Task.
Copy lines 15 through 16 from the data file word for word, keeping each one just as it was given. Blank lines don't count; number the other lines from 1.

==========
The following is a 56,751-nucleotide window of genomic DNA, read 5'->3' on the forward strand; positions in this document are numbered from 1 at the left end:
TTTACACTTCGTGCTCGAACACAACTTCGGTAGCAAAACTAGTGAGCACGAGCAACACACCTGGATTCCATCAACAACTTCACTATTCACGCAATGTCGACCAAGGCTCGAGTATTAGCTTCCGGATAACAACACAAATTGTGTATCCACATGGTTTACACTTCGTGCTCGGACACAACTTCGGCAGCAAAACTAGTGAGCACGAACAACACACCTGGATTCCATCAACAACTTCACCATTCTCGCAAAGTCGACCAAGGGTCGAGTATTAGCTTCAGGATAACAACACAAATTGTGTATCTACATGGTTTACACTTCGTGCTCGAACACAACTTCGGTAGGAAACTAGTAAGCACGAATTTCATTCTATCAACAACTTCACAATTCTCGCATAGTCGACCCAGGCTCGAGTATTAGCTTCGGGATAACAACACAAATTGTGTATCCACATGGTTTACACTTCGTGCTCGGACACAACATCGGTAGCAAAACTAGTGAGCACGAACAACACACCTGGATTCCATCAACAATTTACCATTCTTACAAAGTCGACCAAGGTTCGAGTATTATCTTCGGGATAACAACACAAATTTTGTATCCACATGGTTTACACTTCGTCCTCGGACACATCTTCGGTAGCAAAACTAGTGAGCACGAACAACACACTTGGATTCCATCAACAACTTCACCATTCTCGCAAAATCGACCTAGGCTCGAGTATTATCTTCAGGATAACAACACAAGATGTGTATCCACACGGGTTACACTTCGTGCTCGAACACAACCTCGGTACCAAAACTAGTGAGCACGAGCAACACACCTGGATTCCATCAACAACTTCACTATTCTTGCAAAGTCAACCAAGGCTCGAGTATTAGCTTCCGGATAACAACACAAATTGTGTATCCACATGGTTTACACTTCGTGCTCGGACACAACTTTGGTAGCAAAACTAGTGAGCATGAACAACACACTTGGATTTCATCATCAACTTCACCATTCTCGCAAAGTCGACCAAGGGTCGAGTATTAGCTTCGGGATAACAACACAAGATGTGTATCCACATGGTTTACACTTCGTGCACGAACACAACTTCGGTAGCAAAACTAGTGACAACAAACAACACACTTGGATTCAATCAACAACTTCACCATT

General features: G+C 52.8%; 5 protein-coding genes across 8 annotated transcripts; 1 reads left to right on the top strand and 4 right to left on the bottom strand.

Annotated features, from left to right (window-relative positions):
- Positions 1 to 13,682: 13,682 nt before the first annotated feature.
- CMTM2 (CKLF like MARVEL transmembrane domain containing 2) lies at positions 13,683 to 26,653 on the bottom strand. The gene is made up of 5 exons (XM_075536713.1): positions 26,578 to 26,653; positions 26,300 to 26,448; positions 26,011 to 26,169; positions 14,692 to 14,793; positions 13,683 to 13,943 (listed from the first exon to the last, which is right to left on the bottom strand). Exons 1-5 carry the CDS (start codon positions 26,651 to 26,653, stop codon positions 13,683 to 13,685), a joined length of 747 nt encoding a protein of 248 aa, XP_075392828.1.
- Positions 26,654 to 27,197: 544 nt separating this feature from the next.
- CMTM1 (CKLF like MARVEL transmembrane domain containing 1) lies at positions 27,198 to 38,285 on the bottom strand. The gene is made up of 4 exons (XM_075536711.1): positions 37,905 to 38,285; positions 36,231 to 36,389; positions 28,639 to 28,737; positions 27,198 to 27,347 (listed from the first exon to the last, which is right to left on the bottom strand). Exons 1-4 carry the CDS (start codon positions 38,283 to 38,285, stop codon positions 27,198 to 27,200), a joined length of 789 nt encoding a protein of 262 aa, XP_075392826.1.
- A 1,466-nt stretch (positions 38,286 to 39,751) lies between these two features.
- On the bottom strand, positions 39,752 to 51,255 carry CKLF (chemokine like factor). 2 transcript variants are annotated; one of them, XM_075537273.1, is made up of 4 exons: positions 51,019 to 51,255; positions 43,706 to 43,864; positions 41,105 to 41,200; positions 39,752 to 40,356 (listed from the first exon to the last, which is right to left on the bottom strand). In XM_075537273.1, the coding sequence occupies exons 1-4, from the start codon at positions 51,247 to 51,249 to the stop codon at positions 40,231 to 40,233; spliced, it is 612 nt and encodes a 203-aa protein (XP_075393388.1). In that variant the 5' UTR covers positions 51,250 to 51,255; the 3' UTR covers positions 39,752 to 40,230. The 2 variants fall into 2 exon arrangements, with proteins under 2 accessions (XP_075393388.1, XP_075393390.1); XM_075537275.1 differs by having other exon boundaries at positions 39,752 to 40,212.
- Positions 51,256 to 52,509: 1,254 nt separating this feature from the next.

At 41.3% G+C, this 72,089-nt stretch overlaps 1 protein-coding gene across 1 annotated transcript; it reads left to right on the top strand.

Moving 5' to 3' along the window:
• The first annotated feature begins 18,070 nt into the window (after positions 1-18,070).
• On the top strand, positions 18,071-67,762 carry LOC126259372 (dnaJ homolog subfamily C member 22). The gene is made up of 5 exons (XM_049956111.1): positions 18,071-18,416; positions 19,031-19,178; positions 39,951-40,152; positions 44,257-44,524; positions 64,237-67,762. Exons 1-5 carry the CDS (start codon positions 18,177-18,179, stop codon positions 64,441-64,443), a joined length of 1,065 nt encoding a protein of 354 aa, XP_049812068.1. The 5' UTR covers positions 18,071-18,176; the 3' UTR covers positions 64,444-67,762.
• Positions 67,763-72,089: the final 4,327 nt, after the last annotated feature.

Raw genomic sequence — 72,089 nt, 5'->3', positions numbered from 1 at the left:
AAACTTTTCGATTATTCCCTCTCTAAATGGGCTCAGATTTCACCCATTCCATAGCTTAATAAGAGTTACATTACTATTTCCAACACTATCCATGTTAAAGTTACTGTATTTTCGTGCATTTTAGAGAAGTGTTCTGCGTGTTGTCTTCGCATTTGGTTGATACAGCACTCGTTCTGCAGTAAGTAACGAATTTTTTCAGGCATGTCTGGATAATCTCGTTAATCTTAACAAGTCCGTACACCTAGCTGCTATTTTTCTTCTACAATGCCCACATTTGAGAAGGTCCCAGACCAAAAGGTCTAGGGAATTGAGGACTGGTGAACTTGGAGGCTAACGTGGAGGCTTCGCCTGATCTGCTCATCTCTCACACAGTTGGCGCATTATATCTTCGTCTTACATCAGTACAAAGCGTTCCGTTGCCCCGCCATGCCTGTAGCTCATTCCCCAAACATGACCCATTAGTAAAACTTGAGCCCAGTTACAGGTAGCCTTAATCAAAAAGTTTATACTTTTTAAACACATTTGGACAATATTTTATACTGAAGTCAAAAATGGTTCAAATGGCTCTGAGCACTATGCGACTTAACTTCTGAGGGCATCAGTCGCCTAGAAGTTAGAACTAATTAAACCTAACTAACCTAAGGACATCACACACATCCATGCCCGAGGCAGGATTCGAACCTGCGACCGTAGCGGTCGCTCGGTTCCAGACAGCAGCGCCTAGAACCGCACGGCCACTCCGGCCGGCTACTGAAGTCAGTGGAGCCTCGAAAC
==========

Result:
• On the top strand, positions 18,071-67,762 carry LOC126259372 (dnaJ homolog subfamily C member 22). The gene is made up of 5 exons (XM_049956111.1): positions 18,071-18,416; positions 19,031-19,178; positions 39,951-40,152; positions 44,257-44,524; positions 64,237-67,762. Exons 1-5 carry the CDS (start codon positions 18,177-18,179, stop codon positions 64,441-64,443), a joined length of 1,065 nt encoding a protein of 354 aa, XP_049812068.1. The 5' UTR covers positions 18,071-18,176; the 3' UTR covers positions 64,444-67,762.
• Positions 67,763-72,089: the final 4,327 nt, after the last annotated feature.